Deciphering the Cosmic Number: The Strange Friendship of Wolfgang Pauli and Carl Jungby Arthur I. Miller
“The history is fascinating, as are the insights into the personalities of these great thinkers.”—New ScientistIs there a number at the root of the universe? A primal number that everything in the world hinges on? This question exercised many great minds of the twentieth century, among them the groundbreaking physicist Wolfgang Pauli/p>/em>
“The history is fascinating, as are the insights into the personalities of these great thinkers.”—New ScientistIs there a number at the root of the universe? A primal number that everything in the world hinges on? This question exercised many great minds of the twentieth century, among them the groundbreaking physicist Wolfgang Pauli and the famous psychoanalyst Carl Jung. Their obsession with the power of certain numbers—including 137, which describes the atom’s fine-structure constant and has great Kabbalistic significance—led them to develop an unlikely friendship and to embark on a joint mystical quest reaching deep into medieval alchemy, dream interpretation, and the Chinese Book of Changes. 137 explores the profound intersection of modern science with the occult, but above all it is the tale of an extraordinary, fruitful friendship between two of the greatest thinkers of our times. Originally published in hardcover as Deciphering the Cosmic Number.
Miller (Einstein, Picasso), professor emeritus of history and philosophy of science at University College London, has written a difficult but rewarding account of the intersection of two great minds. Pauli and Jung, groundbreaking thinkers in physics and psychoanalysis respectively, had extensive interaction, beginning in 1932 when the deeply troubled Pauli went to Jung for treatment. The two men shared an interest in alchemy, astrology, the concept of synchronicity and a search for the single number they believed lay at the heart of the universe. Both were convinced a viable intersection of their two fields existed. Although Jung published analyses of hundreds of Pauli's dreams and the two coauthored a volume on nature and the psyche, Miller makes a weak case that those works significantly enriched physics or psychology. Miller spends more time with Pauli than Jung, and the complex mathematics of his physics leaves the reader a bit at sea. In the end, readers do gain insight into Pauli's personality, making Miller's tale illuminating on a human more than a scientific level. Illus. (Apr.)Copyright © Reed Business Information, a division of Reed Elsevier Inc. All rights reserved.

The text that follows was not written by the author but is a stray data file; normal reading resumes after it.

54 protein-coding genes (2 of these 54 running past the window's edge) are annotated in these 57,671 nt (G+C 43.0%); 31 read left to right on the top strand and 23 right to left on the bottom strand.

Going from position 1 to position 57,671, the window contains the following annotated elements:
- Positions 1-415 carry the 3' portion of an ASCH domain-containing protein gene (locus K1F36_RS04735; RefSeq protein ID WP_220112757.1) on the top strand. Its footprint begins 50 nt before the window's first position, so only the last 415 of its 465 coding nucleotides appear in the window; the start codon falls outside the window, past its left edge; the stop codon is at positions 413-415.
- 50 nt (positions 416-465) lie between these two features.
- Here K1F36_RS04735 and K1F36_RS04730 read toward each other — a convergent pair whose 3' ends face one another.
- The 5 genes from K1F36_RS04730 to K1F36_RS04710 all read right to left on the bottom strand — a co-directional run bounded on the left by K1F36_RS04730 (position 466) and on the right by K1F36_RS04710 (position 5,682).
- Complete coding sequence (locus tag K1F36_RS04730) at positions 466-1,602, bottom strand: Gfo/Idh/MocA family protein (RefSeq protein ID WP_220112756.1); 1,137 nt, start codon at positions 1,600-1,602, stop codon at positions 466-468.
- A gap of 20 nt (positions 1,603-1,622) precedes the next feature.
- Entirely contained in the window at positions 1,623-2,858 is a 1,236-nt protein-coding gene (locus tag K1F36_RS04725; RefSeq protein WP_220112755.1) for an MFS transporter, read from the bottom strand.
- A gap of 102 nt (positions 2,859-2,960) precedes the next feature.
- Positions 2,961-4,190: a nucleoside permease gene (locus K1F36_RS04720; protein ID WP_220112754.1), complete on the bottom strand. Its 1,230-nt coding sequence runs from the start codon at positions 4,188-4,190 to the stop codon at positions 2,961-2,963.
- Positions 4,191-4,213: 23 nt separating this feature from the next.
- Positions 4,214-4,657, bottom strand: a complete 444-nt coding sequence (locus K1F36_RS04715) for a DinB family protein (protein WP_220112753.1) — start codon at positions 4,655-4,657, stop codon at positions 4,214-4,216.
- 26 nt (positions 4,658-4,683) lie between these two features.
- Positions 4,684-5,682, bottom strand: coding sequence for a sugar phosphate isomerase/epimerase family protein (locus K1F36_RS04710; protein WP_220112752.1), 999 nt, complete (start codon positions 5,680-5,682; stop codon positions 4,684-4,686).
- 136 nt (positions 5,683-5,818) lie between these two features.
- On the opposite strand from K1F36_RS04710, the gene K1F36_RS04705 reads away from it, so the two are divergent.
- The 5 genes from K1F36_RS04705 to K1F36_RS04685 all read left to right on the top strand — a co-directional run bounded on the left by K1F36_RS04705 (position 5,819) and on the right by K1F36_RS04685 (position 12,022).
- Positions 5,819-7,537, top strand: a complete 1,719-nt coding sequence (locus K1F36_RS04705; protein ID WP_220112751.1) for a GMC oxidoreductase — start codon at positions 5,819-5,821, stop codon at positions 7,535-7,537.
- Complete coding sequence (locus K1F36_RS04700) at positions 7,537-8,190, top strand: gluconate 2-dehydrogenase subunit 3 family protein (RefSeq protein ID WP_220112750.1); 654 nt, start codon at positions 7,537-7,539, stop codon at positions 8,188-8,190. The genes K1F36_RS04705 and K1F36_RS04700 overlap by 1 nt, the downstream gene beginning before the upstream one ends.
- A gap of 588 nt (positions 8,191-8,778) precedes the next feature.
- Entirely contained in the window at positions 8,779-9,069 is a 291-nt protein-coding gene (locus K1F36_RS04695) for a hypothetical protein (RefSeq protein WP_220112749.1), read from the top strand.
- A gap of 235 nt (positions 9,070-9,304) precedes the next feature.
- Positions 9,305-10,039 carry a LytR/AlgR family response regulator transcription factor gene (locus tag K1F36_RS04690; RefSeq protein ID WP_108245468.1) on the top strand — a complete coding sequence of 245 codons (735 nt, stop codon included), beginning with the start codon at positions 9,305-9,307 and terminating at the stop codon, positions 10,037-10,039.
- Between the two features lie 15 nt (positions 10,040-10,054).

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Meet the Author
Arthur I. Miller is a professor emeritus at University College London. He has published many critically acclaimed books, including Einstein, Picasso; Empire of the Stars; and 137. He lives in London.
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